29 comments

  1. Shane Curcuru

    Simple. Have a community manager representing your organization – and NOT a lawyer, paralegal, or other non-community participant – send the first friendly letter saying “Hey, we think this might be a problem, could you fix it?” without any legalese.

    Lawyers are *never* the place to start, unless the offender is a clear and *commercial* infringer of your marks. Getting letters from lawyers often makes the recipient ask their own lawyer for advice, and at that point a friendly and drama-free resolution likely goes out the window. Obviously, if at first you don’t succeed, feel free to call the lawyers.

    My views on this are in my OSCON presentation:

    http://www.slideshare.net/shanecurcuru/managing-community-open-source-brands

    Hmm, I need to update that to include more emphasis on “having lawyers send letters is rarely a good idea” bit.

    1. Steve's photo Steve George

      Hi Shane – thanks for the comment. This is a hard area to get right as the nature of trademarks is that they are legal, but obviously we run the policy in the context of our community. We try to be sensitive to each situation – and clearly we could have done better in this case.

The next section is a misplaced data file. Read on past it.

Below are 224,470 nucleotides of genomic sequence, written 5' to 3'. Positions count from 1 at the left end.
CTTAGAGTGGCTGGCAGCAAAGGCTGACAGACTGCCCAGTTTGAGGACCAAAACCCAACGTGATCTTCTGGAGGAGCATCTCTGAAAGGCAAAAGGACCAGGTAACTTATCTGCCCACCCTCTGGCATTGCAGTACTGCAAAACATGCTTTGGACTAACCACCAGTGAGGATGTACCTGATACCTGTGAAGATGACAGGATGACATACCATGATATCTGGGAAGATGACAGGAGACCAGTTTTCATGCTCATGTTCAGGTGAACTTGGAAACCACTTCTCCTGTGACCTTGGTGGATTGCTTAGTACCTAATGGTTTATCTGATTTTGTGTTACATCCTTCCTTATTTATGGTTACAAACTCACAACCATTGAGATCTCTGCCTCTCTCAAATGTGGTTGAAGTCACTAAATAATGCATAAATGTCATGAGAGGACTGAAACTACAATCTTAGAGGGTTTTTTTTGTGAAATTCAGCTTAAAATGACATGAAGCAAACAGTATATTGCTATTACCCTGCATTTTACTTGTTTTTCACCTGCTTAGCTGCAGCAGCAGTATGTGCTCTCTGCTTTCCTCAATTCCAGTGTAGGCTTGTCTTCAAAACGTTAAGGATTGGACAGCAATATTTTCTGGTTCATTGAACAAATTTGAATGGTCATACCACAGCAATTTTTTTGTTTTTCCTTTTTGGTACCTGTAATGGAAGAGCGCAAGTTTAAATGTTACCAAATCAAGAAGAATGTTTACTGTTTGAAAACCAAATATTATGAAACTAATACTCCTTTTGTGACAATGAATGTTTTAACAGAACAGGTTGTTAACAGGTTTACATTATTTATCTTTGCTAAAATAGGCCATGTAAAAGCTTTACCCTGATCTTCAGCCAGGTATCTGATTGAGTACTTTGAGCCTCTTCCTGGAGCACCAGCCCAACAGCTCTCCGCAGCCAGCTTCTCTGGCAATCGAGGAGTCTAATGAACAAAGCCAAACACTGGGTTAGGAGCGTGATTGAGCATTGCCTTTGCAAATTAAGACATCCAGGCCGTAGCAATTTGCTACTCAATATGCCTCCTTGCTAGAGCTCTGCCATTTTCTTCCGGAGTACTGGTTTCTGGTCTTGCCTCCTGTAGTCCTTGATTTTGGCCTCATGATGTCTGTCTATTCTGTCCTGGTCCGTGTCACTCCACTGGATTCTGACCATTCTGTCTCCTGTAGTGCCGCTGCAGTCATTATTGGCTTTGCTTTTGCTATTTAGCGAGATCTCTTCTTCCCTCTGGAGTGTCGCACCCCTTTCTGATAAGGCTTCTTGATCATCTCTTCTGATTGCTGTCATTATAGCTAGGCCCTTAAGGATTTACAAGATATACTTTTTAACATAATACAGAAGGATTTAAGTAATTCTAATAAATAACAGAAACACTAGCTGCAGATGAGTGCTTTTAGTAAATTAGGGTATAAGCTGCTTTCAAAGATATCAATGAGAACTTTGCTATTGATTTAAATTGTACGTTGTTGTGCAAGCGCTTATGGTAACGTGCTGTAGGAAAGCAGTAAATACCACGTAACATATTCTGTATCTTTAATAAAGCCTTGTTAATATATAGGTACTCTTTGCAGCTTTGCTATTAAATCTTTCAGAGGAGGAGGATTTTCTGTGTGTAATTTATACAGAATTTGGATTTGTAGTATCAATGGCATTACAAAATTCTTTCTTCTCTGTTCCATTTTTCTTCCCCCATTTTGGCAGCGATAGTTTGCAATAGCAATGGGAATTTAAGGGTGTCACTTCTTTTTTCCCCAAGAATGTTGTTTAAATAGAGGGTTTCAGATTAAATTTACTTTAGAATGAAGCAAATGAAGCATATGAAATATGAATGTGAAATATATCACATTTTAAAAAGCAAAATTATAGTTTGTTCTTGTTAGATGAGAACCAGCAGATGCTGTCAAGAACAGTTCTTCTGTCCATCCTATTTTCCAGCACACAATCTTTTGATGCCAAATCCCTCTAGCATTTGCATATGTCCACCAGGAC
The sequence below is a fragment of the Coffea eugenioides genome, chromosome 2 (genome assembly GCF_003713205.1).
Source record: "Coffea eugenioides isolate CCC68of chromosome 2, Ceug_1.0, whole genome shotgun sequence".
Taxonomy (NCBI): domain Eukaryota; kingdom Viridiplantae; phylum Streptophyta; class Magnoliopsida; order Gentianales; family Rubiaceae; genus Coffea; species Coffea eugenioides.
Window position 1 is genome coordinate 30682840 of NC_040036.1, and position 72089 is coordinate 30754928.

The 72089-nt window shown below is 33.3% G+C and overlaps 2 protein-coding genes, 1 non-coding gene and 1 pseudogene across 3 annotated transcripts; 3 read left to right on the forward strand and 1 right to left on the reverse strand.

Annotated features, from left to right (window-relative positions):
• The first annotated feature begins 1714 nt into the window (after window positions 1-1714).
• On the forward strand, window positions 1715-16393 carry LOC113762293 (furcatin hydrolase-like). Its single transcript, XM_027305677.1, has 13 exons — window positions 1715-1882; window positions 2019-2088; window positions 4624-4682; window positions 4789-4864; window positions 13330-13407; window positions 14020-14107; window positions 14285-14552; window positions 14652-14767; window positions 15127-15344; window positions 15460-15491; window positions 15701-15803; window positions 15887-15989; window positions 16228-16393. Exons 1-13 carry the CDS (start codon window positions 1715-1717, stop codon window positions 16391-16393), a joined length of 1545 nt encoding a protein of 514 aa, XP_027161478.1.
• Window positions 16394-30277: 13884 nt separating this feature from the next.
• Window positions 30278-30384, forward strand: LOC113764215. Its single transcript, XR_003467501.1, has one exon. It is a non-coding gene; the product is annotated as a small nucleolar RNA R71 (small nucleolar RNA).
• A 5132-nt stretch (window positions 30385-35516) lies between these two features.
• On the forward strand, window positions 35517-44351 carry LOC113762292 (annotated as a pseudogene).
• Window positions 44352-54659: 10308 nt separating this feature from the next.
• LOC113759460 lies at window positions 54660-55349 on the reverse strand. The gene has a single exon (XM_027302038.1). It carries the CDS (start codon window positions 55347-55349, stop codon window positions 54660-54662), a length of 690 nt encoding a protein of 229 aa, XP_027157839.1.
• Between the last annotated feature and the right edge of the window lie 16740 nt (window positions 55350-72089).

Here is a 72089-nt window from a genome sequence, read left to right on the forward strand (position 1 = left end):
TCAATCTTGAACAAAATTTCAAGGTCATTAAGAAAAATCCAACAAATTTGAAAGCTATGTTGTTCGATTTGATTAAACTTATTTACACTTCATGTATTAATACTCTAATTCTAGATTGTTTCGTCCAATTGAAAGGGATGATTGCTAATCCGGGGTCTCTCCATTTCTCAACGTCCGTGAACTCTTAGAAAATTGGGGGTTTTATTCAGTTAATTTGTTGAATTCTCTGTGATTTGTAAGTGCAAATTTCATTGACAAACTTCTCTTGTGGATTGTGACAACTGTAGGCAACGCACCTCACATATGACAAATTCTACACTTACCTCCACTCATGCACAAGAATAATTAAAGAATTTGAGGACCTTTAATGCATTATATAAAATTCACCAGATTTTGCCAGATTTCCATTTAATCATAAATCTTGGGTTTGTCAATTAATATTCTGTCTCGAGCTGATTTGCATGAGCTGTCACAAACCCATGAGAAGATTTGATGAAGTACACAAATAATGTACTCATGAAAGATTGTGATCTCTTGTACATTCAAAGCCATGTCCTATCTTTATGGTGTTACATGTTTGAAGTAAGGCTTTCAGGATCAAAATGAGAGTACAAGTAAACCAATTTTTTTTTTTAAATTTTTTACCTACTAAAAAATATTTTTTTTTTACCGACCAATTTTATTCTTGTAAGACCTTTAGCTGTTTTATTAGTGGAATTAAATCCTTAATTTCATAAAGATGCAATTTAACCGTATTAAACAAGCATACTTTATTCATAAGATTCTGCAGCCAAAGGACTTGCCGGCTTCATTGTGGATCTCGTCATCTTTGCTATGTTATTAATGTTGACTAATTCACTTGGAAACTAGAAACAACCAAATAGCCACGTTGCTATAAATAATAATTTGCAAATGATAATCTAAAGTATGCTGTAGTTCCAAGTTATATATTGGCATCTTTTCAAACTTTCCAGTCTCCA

2. fouk

    Please remove that spyware, just remove that code. Let-s be Ubuntu. Ubuntu, please don’t destroy yourself.

  3. jure

    don’t bullshit about trademarks. Ubuntu is not yours. it’s made by community, and should be owned by community!

    1. Steve's photo Steve George

      The trademarks and the brand let us identify what is truly Ubuntu. So it’s important for our users, developers and Canonical. By protecting them we ensure our community can thrive – explaining that was part of my post. Thanks for your comment Jure.

  4. Xavid

    In this post, you entirely fail to mention that the original letter requested that fixubuntu.com change its domain name, nor that your trademark policy continues to state that any site using “ubuntu” in a domain name or URL (!) needs Canonical’s permission. This policy is absurd and , and neglecting to apologize for your original request, address this part of your policy in this post, or make any commitment to do better in the future, you are being misleading and exacerbating your injury to the Ubuntu community.